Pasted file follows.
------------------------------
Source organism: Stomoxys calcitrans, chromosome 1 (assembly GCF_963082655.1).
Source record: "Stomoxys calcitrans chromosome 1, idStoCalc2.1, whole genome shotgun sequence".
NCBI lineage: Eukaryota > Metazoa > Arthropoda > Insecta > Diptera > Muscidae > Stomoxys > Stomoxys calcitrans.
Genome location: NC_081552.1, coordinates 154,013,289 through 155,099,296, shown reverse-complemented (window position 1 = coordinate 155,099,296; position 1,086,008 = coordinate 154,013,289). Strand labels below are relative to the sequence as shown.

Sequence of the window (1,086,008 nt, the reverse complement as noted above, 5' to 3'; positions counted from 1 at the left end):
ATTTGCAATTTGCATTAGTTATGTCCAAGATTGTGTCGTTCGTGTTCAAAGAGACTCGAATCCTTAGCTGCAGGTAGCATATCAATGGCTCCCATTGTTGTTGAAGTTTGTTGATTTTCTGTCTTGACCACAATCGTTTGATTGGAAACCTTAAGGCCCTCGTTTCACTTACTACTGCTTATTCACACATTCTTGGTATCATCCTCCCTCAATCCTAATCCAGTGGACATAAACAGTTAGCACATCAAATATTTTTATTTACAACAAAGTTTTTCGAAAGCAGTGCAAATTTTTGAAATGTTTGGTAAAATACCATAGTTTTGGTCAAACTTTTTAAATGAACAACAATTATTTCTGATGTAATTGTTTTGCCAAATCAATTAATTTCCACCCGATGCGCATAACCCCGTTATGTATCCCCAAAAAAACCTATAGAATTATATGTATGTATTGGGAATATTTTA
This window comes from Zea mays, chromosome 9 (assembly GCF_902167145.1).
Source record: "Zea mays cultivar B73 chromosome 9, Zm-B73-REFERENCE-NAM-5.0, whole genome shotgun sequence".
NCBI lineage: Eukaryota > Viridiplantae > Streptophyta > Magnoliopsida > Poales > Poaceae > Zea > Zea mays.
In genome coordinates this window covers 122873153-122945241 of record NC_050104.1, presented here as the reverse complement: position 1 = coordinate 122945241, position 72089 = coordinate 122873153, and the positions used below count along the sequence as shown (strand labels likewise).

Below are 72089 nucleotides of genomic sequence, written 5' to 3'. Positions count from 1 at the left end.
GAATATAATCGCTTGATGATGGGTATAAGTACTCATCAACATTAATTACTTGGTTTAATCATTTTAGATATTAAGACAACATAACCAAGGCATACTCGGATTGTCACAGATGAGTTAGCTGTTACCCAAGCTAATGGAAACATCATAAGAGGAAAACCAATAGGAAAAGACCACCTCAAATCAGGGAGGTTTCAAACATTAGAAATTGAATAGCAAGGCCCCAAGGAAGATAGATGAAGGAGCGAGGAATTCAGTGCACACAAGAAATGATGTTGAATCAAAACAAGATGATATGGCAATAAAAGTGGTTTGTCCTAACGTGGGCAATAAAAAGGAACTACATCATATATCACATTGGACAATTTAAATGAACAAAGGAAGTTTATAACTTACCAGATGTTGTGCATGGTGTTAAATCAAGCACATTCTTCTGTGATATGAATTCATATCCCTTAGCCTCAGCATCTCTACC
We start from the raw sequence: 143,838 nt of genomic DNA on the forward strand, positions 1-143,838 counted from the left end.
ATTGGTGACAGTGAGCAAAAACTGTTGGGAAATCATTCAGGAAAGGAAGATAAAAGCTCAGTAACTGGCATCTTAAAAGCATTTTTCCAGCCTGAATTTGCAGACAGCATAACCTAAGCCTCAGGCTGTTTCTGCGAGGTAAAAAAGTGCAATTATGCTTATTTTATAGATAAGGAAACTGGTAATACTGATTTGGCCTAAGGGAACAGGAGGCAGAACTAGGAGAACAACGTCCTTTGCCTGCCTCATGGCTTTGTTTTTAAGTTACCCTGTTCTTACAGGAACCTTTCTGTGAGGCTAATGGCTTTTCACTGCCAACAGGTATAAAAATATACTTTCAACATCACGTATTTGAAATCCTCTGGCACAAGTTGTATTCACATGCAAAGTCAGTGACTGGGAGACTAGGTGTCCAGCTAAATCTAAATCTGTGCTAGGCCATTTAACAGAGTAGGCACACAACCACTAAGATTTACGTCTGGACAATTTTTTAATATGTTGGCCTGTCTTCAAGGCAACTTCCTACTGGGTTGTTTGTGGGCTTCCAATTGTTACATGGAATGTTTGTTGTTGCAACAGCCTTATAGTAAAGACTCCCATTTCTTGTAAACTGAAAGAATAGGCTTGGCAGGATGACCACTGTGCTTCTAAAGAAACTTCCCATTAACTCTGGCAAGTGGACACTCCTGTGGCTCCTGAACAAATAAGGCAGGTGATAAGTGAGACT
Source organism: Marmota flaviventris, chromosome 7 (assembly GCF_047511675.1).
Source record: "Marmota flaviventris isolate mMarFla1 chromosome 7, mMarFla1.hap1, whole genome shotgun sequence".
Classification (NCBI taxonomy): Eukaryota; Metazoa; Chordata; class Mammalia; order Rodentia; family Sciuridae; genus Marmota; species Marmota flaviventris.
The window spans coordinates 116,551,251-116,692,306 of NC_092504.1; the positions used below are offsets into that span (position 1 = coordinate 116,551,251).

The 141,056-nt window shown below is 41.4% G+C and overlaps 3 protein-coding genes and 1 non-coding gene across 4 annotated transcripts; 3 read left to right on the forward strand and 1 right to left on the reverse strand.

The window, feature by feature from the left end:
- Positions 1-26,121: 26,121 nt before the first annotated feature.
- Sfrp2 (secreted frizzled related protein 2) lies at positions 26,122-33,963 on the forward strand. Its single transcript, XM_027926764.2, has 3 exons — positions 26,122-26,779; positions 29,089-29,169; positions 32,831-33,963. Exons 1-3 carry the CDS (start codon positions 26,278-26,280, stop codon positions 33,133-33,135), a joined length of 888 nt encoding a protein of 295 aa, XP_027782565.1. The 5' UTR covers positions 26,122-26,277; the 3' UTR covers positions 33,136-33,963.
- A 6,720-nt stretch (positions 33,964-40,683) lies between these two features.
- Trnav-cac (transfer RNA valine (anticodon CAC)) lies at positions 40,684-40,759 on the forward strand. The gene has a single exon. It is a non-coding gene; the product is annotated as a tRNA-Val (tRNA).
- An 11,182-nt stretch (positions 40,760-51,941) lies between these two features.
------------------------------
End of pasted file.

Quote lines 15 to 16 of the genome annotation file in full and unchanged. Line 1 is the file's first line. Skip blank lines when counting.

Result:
Source organism: Marmota flaviventris, chromosome 7 (assembly GCF_047511675.1).
Source record: "Marmota flaviventris isolate mMarFla1 chromosome 7, mMarFla1.hap1, whole genome shotgun sequence".